Above is an extremely unconventionally paced strip, but it works beautifully. Ususally in comedy things aren't done strictly in twos, yet here the action is broken up into two sections, two setups, two frames each. What Watterson demonstrates here is a mastery of Unreal Time. The sense of a tempo is so well conveyed that the strip is free to break the tedious numerical rules of joke-telling.
Cartoons are either superhuman or incompetent. It's not that there's no in-between, it's just that anything that's funny is at least partially one or the other. Calvin's expression above wavers between overconfident showmanship and a willful embrace of his own incompetence - "If she buys it she's an idiot, look at my mouth for chrissakes. If she doesn't, so what? I'm just being an asshole 'cause it's fun!"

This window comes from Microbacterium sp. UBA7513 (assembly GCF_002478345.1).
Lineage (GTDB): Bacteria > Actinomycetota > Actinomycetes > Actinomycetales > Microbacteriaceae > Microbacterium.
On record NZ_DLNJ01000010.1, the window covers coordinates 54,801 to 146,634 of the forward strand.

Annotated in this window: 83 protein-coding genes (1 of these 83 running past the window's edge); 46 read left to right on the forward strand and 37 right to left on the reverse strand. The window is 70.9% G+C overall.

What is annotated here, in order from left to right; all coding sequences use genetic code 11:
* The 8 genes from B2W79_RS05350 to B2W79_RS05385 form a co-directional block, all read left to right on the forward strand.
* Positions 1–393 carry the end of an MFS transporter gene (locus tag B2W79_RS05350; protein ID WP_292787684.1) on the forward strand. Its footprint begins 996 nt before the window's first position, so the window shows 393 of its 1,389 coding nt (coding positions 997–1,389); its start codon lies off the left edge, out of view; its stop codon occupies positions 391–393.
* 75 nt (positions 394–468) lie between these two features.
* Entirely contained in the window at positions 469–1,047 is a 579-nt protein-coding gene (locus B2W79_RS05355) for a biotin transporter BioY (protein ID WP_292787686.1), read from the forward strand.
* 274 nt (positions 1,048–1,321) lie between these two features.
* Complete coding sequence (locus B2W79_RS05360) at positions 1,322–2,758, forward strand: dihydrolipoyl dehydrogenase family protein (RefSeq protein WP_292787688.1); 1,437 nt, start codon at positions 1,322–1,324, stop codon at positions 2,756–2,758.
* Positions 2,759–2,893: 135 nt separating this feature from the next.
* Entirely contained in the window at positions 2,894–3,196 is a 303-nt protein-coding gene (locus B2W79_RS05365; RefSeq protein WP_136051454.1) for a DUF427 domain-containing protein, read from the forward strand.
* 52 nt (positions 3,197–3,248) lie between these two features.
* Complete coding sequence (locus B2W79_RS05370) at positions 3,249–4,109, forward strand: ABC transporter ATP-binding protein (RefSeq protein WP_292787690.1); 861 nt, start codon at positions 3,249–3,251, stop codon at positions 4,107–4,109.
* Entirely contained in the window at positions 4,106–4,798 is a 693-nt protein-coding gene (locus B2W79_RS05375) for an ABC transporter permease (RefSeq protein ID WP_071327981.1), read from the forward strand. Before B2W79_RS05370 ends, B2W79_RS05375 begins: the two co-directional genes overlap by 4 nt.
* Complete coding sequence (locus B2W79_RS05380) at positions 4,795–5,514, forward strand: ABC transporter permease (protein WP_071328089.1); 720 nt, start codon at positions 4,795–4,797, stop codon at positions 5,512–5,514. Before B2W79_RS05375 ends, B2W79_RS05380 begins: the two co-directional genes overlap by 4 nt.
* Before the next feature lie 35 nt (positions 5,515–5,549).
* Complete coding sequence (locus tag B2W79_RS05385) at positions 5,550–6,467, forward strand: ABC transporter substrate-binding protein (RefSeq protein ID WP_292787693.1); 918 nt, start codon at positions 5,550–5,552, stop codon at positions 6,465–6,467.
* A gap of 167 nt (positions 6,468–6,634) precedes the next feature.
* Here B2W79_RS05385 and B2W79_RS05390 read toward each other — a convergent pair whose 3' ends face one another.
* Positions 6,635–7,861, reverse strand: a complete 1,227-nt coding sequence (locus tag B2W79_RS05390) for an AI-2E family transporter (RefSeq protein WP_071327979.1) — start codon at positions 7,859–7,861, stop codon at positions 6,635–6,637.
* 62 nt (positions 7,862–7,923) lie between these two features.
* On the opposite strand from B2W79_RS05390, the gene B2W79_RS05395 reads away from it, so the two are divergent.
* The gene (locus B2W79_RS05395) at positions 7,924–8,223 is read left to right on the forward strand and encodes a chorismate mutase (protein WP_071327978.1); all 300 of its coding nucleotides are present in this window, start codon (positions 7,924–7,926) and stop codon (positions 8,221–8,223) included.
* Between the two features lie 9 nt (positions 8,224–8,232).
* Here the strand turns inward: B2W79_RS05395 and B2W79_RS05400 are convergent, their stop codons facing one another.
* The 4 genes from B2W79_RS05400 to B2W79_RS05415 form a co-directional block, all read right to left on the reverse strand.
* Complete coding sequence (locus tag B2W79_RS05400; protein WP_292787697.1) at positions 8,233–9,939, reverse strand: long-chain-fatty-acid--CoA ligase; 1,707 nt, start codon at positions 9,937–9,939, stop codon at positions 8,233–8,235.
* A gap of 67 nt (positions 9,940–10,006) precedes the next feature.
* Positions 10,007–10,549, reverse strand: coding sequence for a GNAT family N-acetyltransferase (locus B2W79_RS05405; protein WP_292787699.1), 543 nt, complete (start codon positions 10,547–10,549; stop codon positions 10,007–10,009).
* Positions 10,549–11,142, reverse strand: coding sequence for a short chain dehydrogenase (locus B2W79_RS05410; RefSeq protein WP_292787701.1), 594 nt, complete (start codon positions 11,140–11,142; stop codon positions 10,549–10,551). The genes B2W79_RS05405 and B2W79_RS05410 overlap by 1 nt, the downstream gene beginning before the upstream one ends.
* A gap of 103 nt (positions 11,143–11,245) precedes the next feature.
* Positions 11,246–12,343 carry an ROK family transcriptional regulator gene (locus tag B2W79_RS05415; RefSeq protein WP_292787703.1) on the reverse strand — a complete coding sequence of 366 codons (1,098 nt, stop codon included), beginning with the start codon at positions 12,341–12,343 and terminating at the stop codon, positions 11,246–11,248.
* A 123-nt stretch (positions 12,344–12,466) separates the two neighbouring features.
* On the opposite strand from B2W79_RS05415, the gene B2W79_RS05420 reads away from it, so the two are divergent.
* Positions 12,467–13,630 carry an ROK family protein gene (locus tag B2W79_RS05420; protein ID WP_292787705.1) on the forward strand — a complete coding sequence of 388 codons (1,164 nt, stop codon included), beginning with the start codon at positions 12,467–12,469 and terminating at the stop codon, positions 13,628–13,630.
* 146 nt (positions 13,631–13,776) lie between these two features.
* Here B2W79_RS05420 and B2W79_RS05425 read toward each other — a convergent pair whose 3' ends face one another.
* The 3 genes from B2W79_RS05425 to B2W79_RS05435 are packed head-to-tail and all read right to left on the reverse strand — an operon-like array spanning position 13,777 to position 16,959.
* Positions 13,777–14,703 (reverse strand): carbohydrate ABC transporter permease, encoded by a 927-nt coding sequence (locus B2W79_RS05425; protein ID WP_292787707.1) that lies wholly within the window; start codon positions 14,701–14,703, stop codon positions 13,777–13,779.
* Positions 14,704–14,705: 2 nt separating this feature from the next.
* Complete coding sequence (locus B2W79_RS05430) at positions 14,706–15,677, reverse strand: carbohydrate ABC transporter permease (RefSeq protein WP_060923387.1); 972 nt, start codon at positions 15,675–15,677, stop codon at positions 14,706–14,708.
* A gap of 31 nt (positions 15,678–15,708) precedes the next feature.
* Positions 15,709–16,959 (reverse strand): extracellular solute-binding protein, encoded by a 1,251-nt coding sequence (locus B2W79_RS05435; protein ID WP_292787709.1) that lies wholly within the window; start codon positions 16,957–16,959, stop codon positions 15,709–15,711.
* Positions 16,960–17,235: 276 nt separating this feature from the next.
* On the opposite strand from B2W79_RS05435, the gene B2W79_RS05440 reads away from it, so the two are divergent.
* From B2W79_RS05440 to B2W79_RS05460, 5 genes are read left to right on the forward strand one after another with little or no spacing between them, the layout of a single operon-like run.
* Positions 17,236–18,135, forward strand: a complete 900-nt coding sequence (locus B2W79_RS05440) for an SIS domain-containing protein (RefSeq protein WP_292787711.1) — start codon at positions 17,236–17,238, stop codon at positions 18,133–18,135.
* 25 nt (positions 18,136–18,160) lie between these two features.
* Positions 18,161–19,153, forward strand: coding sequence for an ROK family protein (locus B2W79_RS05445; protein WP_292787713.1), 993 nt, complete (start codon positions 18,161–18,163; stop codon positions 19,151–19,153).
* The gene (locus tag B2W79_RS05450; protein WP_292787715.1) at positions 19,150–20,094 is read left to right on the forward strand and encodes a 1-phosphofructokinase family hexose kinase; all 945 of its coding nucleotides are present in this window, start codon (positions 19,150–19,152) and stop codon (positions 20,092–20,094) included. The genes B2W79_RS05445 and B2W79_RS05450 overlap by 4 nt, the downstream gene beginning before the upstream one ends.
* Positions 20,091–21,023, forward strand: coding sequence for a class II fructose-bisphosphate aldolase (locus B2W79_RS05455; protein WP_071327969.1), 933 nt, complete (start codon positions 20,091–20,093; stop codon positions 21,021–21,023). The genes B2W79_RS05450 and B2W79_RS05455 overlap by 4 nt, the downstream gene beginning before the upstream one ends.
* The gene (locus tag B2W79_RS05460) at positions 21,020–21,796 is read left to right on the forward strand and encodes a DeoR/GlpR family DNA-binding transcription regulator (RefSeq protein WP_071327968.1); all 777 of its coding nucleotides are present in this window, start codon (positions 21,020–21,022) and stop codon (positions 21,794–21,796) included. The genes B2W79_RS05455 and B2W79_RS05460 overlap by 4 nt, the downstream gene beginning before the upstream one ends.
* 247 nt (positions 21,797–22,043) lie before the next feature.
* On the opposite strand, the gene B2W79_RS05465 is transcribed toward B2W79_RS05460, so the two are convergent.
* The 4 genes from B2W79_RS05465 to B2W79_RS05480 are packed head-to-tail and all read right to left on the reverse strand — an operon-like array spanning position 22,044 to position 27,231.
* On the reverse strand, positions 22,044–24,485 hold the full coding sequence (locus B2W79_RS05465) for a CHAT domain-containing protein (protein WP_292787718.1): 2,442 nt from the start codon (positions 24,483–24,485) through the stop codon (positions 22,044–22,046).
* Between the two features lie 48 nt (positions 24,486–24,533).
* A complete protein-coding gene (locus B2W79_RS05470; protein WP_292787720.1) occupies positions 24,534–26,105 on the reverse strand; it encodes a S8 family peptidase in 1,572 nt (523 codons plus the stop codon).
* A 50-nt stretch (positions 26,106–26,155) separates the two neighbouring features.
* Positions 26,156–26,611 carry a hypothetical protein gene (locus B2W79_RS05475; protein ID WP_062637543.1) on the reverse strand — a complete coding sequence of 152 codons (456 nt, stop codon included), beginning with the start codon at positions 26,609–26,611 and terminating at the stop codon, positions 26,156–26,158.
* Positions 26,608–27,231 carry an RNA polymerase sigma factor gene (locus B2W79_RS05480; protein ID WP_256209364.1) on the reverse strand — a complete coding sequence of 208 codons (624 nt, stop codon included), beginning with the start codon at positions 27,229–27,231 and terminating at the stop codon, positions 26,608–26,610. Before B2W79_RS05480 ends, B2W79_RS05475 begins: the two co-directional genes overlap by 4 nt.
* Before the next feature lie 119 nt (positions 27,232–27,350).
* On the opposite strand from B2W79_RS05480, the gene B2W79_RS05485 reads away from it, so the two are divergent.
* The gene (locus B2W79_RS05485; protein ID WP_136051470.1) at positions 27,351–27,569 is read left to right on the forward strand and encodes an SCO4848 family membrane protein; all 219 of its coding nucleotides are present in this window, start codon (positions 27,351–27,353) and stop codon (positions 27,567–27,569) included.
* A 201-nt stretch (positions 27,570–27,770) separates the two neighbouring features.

Watterson's ability to suddenly draw down and dirty little kid crudeness never ceases to amaze me. His style gravitates toward a very light touch, characters with understated features, a loose yet assured way with ink....in other words, he flirts with the kind of "gentle genius" appeal that Shultz has. But that's just a front - his style strays WILDLY off that course, sometimes out into Scribnerland (or something like it), or into a kind of coarse, MAD Magazine territory where typically downplayed features like lips and nostrils -or even the crease made by buttocks pressed together- are fodder for cartoons.
Watterson loved any expression that involves curling one's lip over the teeth.
Sorry the rest of the strip is missing - basically Calvin looks at his Dad and sees a baby boomer, the cause of all the nostalgic, self-aggrandizing crap he's just been hearing on the oldies' station.
A perennial only-in-Calvin-and-Hobbes moment: comic-strip-as-zoetrope. This is literally nearly-finished full animation. (Well, limited really - but there are subtle changes.)